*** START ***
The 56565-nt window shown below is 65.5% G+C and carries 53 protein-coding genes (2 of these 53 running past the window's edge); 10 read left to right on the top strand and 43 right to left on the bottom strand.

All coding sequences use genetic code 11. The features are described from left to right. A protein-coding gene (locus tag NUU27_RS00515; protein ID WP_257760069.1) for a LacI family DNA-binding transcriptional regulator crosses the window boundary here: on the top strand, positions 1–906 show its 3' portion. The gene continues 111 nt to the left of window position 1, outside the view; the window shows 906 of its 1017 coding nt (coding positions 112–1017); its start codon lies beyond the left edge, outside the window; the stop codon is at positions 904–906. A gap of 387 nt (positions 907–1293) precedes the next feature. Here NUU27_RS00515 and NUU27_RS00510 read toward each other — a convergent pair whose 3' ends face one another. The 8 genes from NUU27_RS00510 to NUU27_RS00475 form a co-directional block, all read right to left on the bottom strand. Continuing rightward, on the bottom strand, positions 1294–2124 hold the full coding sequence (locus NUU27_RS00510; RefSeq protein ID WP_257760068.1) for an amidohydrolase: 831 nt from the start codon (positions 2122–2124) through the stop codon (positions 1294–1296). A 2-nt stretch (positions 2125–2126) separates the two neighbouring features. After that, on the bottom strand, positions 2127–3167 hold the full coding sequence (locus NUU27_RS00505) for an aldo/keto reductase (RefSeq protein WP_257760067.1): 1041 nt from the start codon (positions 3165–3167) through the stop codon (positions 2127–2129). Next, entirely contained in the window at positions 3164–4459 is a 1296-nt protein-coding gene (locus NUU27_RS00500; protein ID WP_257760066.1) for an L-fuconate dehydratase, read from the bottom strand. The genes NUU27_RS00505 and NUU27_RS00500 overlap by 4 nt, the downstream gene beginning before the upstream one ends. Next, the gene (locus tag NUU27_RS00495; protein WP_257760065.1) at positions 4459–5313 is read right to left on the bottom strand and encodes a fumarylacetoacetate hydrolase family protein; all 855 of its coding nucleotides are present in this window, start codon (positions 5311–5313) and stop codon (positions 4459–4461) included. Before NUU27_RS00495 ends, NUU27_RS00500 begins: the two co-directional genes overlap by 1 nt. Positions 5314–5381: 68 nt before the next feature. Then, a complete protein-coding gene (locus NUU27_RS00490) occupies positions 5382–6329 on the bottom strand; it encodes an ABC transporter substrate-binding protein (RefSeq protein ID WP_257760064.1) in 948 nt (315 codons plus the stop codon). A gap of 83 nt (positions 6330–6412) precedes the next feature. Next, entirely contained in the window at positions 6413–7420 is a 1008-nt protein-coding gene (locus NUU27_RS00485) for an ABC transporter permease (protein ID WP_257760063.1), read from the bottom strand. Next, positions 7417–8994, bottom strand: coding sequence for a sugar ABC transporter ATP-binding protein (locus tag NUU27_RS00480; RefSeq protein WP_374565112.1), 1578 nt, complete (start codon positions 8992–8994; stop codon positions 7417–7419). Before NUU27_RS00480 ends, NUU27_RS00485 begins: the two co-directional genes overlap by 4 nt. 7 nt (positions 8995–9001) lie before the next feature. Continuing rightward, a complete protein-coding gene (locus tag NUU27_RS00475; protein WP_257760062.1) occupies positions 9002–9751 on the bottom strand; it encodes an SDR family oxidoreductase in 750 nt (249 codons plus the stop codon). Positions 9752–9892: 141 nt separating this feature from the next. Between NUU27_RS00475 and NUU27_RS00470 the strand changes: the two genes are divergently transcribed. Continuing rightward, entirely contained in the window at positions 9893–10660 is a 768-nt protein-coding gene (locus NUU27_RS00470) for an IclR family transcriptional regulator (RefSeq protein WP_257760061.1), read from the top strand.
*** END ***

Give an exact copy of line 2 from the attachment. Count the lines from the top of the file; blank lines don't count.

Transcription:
All coding sequences use genetic code 11. The features are described from left to right. A protein-coding gene (locus tag NUU27_RS00515; protein ID WP_257760069.1) for a LacI family DNA-binding transcriptional regulator crosses the window boundary here: on the top strand, positions 1–906 show its 3' portion. The gene continues 111 nt to the left of window position 1, outside the view; the window shows 906 of its 1017 coding nt (coding positions 112–1017); its start codon lies beyond the left edge, outside the window; the stop codon is at positions 904–906. A gap of 387 nt (positions 907–1293) precedes the next feature. Here NUU27_RS00515 and NUU27_RS00510 read toward each other — a convergent pair whose 3' ends face one another. The 8 genes from NUU27_RS00510 to NUU27_RS00475 form a co-directional block, all read right to left on the bottom strand. Continuing rightward, on the bottom strand, positions 1294–2124 hold the full coding sequence (locus NUU27_RS00510; RefSeq protein ID WP_257760068.1) for an amidohydrolase: 831 nt from the start codon (positions 2122–2124) through the stop codon (positions 1294–1296). A 2-nt stretch (positions 2125–2126) separates the two neighbouring features. After that, on the bottom strand, positions 2127–3167 hold the full coding sequence (locus NUU27_RS00505) for an aldo/keto reductase (RefSeq protein WP_257760067.1): 1041 nt from the start codon (positions 3165–3167) through the stop codon (positions 2127–2129). Next, entirely contained in the window at positions 3164–4459 is a 1296-nt protein-coding gene (locus NUU27_RS00500; protein ID WP_257760066.1) for an L-fuconate dehydratase, read from the bottom strand. The genes NUU27_RS00505 and NUU27_RS00500 overlap by 4 nt, the downstream gene beginning before the upstream one ends. Next, the gene (locus tag NUU27_RS00495; protein WP_257760065.1) at positions 4459–5313 is read right to left on the bottom strand and encodes a fumarylacetoacetate hydrolase family protein; all 855 of its coding nucleotides are present in this window, start codon (positions 5311–5313) and stop codon (positions 4459–4461) included. Before NUU27_RS00495 ends, NUU27_RS00500 begins: the two co-directional genes overlap by 1 nt. Positions 5314–5381: 68 nt before the next feature. Then, a complete protein-coding gene (locus NUU27_RS00490) occupies positions 5382–6329 on the bottom strand; it encodes an ABC transporter substrate-binding protein (RefSeq protein ID WP_257760064.1) in 948 nt (315 codons plus the stop codon). A gap of 83 nt (positions 6330–6412) precedes the next feature. Next, entirely contained in the window at positions 6413–7420 is a 1008-nt protein-coding gene (locus NUU27_RS00485) for an ABC transporter permease (protein ID WP_257760063.1), read from the bottom strand. Next, positions 7417–8994, bottom strand: coding sequence for a sugar ABC transporter ATP-binding protein (locus tag NUU27_RS00480; RefSeq protein WP_374565112.1), 1578 nt, complete (start codon positions 8992–8994; stop codon positions 7417–7419). Before NUU27_RS00480 ends, NUU27_RS00485 begins: the two co-directional genes overlap by 4 nt. 7 nt (positions 8995–9001) lie before the next feature. Continuing rightward, a complete protein-coding gene (locus tag NUU27_RS00475; protein WP_257760062.1) occupies positions 9002–9751 on the bottom strand; it encodes an SDR family oxidoreductase in 750 nt (249 codons plus the stop codon). Positions 9752–9892: 141 nt separating this feature from the next. Between NUU27_RS00475 and NUU27_RS00470 the strand changes: the two genes are divergently transcribed. Continuing rightward, entirely contained in the window at positions 9893–10660 is a 768-nt protein-coding gene (locus NUU27_RS00470) for an IclR family transcriptional regulator (RefSeq protein WP_257760061.1), read from the top strand.